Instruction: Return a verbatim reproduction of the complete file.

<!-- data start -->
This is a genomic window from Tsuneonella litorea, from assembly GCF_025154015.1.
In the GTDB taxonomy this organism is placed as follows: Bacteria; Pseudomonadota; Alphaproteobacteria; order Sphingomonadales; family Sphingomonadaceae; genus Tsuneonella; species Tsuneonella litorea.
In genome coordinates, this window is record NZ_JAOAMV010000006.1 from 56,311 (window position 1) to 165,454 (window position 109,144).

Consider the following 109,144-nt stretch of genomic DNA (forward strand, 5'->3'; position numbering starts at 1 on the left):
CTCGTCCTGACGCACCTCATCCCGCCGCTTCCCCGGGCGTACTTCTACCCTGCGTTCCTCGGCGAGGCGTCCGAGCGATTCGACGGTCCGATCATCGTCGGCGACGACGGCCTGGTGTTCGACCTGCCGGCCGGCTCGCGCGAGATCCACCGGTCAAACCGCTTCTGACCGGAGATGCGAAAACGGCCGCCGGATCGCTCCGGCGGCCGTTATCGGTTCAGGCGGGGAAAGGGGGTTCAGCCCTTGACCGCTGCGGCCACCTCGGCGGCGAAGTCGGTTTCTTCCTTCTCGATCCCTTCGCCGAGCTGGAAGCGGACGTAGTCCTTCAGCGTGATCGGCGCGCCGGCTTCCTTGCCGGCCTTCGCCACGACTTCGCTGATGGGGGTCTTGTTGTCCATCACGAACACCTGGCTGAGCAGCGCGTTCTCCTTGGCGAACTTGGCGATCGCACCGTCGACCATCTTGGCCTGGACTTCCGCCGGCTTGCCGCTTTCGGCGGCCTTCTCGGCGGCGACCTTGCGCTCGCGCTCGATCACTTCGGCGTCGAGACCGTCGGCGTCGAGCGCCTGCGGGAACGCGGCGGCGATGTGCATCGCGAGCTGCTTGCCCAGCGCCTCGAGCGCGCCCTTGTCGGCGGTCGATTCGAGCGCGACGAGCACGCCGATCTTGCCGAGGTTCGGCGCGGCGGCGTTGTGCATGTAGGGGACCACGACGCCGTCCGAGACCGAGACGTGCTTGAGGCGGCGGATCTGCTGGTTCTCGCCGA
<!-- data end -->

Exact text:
This is a genomic window from Tsuneonella litorea, from assembly GCF_025154015.1.
In the GTDB taxonomy this organism is placed as follows: Bacteria; Pseudomonadota; Alphaproteobacteria; order Sphingomonadales; family Sphingomonadaceae; genus Tsuneonella; species Tsuneonella litorea.
In genome coordinates, this window is record NZ_JAOAMV010000006.1 from 56,311 (window position 1) to 165,454 (window position 109,144).

Consider the following 109,144-nt stretch of genomic DNA (forward strand, 5'->3'; position numbering starts at 1 on the left):
CTCGTCCTGACGCACCTCATCCCGCCGCTTCCCCGGGCGTACTTCTACCCTGCGTTCCTCGGCGAGGCGTCCGAGCGATTCGACGGTCCGATCATCGTCGGCGACGACGGCCTGGTGTTCGACCTGCCGGCCGGCTCGCGCGAGATCCACCGGTCAAACCGCTTCTGACCGGAGATGCGAAAACGGCCGCCGGATCGCTCCGGCGGCCGTTATCGGTTCAGGCGGGGAAAGGGGGTTCAGCCCTTGACCGCTGCGGCCACCTCGGCGGCGAAGTCGGTTTCTTCCTTCTCGATCCCTTCGCCGAGCTGGAAGCGGACGTAGTCCTTCAGCGTGATCGGCGCGCCGGCTTCCTTGCCGGCCTTCGCCACGACTTCGCTGATGGGGGTCTTGTTGTCCATCACGAACACCTGGCTGAGCAGCGCGTTCTCCTTGGCGAACTTGGCGATCGCACCGTCGACCATCTTGGCCTGGACTTCCGCCGGCTTGCCGCTTTCGGCGGCCTTCTCGGCGGCGACCTTGCGCTCGCGCTCGATCACTTCGGCGTCGAGACCGTCGGCGTCGAGCGCCTGCGGGAACGCGGCGGCGATGTGCATCGCGAGCTGCTTGCCCAGCGCCTCGAGCGCGCCCTTGTCGGCGGTCGATTCGAGCGCGACGAGCACGCCGATCTTGCCGAGGTTCGGCGCGGCGGCGTTGTGCATGTAGGGGACCACGACGCCGTCCGAGACCGAGACGTGCTTGAGGCGGCGGATCTGCTGGTTCTCGCCGA